Alternative forms of therapies such as massage, ultrasound, and cryotherapy; some have much human data to support its efficacy and are commonly seen licensed healthcare settings such as a physical therapy office while others are not. Cryotherapy is defined as therapeutic body cooling used for sports and exercise medicine. In the past, cryotherapy has traditionally been applied using ice packs or cold-water immersion (CWI) baths. However, recently whole-body cryotherapy (WBC) has become a popular fad and mode of cryotherapy. WBC utilizes an exposure to extremely cold and dry air (−100°C to −140°C) in an environmentally controlled chamber or standing (head is visible) unit for short periods of time (~2 to 5 minutes). During the treatment clients wear minimal clothing, gloves, a headband covering the ears, a nose and mouth mask (pending if the head is exposed outside of the chamber), and dry shoes and/or socks to reduce the risk of cold-related injuries [6]. Interestingly, some of the marketed health benefits of WBC companies have not been fully assessed, and some have been shown to be refuted. Examples of WBC marketed claims related to muscle damage and recovery include: Improved and shorten recovery time, muscle soreness and pain relief, improved training & competitive edge; a concluding statement by a WBC company “Maximum Performance . . . Demands Maximum Recovery!” With these bold claims concurrent with retail packages costing hundreds of dollars, one would hope these companies could support these claims?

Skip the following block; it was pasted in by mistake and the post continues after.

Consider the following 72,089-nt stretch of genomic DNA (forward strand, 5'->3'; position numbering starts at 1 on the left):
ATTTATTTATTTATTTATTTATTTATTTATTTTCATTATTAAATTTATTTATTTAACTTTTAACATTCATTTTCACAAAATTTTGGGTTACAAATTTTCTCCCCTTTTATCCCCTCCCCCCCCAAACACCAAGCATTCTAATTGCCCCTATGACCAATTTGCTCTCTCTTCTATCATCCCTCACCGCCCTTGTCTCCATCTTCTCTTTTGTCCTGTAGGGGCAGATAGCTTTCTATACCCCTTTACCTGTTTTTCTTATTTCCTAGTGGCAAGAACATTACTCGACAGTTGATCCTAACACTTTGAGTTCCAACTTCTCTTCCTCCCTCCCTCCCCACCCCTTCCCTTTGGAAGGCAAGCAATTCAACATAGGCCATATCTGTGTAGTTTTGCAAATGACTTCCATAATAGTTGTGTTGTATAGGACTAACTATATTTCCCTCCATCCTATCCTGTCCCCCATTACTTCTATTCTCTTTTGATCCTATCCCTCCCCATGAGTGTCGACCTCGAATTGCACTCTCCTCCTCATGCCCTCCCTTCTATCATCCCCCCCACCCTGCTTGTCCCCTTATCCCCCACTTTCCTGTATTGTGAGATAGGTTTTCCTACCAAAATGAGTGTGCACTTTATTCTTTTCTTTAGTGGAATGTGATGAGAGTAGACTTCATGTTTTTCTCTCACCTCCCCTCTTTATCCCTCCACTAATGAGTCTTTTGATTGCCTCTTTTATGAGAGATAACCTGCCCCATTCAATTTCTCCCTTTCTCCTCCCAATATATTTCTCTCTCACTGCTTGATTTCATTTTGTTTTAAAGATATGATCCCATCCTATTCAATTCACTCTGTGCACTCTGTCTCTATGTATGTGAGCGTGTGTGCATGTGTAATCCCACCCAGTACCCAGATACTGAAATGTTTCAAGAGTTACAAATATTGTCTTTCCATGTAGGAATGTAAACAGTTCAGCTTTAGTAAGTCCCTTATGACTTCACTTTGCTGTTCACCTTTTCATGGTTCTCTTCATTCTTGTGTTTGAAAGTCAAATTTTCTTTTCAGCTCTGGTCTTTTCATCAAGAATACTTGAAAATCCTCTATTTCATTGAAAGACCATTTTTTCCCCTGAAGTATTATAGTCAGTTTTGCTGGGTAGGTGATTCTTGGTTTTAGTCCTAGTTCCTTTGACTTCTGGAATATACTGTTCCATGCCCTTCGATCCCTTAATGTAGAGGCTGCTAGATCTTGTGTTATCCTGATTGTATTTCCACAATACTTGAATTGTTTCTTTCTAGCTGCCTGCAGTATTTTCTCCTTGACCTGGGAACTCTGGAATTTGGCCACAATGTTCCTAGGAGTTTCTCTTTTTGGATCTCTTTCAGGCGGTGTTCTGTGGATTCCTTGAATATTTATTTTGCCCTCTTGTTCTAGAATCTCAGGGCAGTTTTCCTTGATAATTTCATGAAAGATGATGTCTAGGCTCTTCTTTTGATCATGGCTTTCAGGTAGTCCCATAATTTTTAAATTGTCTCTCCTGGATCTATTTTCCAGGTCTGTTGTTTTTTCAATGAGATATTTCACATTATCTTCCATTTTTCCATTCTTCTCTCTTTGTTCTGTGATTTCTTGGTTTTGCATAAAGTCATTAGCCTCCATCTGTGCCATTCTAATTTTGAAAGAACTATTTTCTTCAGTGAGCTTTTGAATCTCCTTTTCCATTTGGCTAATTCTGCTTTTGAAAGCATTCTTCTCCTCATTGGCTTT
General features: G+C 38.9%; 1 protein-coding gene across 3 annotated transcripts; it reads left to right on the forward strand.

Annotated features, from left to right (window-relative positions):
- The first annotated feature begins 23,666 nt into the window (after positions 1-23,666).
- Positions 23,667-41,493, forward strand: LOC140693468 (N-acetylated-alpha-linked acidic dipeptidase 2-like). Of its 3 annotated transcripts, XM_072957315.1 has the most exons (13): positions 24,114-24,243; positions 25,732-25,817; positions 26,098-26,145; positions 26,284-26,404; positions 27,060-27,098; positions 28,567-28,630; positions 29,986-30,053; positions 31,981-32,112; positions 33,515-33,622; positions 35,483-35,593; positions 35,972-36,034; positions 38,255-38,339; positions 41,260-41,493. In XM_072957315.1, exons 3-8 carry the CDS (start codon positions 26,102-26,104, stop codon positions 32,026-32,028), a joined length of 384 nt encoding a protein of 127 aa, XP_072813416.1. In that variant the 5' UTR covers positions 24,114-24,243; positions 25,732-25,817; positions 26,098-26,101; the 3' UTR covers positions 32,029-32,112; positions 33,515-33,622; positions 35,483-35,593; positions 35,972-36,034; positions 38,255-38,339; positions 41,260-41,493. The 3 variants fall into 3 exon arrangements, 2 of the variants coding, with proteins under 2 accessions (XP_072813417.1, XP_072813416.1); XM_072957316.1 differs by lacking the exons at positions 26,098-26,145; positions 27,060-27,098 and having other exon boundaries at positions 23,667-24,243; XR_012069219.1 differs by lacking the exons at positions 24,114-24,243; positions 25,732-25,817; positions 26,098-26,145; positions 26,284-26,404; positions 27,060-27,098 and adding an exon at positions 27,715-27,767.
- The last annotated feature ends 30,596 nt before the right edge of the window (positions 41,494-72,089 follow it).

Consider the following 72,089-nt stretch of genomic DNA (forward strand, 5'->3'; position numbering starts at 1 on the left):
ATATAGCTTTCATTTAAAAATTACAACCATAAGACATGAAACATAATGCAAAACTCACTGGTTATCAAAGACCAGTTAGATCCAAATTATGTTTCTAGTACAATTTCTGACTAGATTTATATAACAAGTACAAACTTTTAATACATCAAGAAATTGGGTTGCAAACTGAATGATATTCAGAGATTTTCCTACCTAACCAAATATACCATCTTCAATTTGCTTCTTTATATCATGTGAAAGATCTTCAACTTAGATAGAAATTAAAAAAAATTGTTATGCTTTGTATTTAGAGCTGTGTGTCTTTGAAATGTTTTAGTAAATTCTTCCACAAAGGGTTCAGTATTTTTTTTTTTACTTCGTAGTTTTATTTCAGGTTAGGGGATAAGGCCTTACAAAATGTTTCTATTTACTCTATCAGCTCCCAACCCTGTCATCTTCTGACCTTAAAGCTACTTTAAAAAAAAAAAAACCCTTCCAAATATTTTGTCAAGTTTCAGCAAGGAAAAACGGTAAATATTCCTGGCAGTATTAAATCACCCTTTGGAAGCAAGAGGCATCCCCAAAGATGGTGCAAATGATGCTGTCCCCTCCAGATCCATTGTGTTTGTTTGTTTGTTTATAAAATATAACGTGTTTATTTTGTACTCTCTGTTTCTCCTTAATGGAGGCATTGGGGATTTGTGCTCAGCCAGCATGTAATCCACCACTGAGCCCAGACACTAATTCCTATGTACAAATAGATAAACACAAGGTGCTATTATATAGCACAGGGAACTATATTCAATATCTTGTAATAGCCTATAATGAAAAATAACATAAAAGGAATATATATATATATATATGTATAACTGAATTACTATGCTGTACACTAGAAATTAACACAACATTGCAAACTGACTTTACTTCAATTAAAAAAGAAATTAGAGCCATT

Figure 5:  Time course post-resistance exercise changes after maximal eccentric exercise.  One arrow - minor increase or decrease; Two Arrows - moderate increase or decrease;  Three Arrows - large increase or decrease;  CK-MM creatine kinase found in skeletal muscle; MRI (T2) MRI scan that measures muscle volume changes such as edema.  (Adapted from Clarkson, 2002)